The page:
The degree of on-the-road competition

  1. The degree of competition between operators varies significantly between different parts of the country.[43] In the first few years after deregulation extensive on-the-road competition took place in many areas, but this has now greatly diminished. In a few cases, competition on a number of main corridors in the same area continues (for example, in Oxford and parts of Manchester), but more often such competition takes place mainly at boundary areas where two operators' territories meet, as in Newcastle.[44] Other areas such as the West Midlands, Bradford, Calderdale and Bristol have little significant competition to the dominant operator.[45] Mr Hodgkins, Passenger Transport Manager at Buckinghamshire County Council, told us that there is "very little evidence of ongoing on-the-road competition",[46] a view mirrored by many other organisations.[47] The Office of Fair Trading believes that even where no competition exists, the threat of competition ensures that the dominant operator performs efficiently.[48]
  2. The effects of on-the-road competition

  3. Mr Vickers, Director General of the Office of Fair Trading told us that competition always generates benefits stating "I think the principle is a general one, that where competition is effective that is good for consumer choice in terms of price, in terms of quality and so on. That principle applies in the bus industry as it does in other industries".[49] He was unable to provide specific evidence of the benefits of competition in the bus industry[50] although he told us:
  4. "There is up and down my road bus competition on that road. I am sure I and my family use the bus more because of that."[51]

    The County Transport Co-ordinator at Cheshire offered a different, more representative and starkly contrasting view:

    "In my experience as a transport co-ordinator in a shire area, I find on-the-road competition, where it has broken out (and it has broken out sporadically) has been singularly unhelpful. It promotes enormous instability in the operation, which is the last thing the passenger wants. It has the effect of operators concentrating their efforts and resources into the competitive area so that they are inclined to deregister from other, less successful commercial operations. That puts more cost onto the local authority. For example, again in Cheshire, that sort of competition caused an operator to pull out and divert his new buses off the quality partnership route altogether. He reduced the frequency on the quality partnership route so that he could compete with a competitor elsewhere in his area."[52]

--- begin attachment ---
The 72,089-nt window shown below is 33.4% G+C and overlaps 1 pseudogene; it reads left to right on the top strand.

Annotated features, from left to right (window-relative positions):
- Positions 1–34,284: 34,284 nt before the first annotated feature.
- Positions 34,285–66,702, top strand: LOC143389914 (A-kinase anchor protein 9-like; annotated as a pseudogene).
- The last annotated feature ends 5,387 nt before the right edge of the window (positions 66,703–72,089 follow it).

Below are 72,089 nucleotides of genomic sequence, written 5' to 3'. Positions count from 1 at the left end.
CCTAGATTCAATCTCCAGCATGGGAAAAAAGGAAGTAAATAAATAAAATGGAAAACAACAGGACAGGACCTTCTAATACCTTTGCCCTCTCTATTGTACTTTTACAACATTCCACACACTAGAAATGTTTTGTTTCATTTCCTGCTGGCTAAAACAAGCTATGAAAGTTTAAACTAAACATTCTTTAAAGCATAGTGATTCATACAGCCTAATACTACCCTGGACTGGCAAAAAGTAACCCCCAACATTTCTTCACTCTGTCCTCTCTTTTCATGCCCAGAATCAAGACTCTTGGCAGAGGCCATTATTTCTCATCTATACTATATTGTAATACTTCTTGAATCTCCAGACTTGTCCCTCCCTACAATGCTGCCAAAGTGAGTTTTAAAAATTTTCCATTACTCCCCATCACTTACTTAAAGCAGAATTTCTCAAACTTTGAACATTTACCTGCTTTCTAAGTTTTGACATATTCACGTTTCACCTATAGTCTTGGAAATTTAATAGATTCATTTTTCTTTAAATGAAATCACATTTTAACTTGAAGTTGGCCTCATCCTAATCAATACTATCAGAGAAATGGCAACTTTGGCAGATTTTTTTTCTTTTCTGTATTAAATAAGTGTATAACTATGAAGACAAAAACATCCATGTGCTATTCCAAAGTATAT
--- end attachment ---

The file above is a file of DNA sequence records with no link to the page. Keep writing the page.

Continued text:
5. Timetables are changed frequently and are not co-ordinated between different companies, creating unnecessary uncertainty for travellers. Different operators are free to change their timetables, subject to providing 56 days notice, at any time during the year. The Social Exclusion Unit found that in 2001 in Merseyside, 396 changes were made to bus routes. It believes that "the number of changes to the bus network in recent years has reduced people's trust and familiarity with bus services".[53] Oxford has some of the best bus services in the United Kingdom. However, Oxfordshire County Council no longer prepares a timetable of bus services for all operators as it is "out of date before we have printed it".[54] The bus operators believe that many of the changes are small and have little impact on services.[55] The flip-side of this argument is that, if the changes are small, then the timing of the changes is not critical. A voluntary scheme in South Yorkshire where operators only change their timetables at fixed points in the year is working well.[56] The idea of voluntary local agreements for between 6 and 10 dates a year at which timetable changes are made was supported by First, Arriva and Stagecoach.[57] Bus companies must commit to a fixed schedule of locally agreed timetable changes to enable the provision of co-ordinated and up-to-date information. To ensure that a stable network of bus services is provided, there should be no need to change the timetable more than six times a year.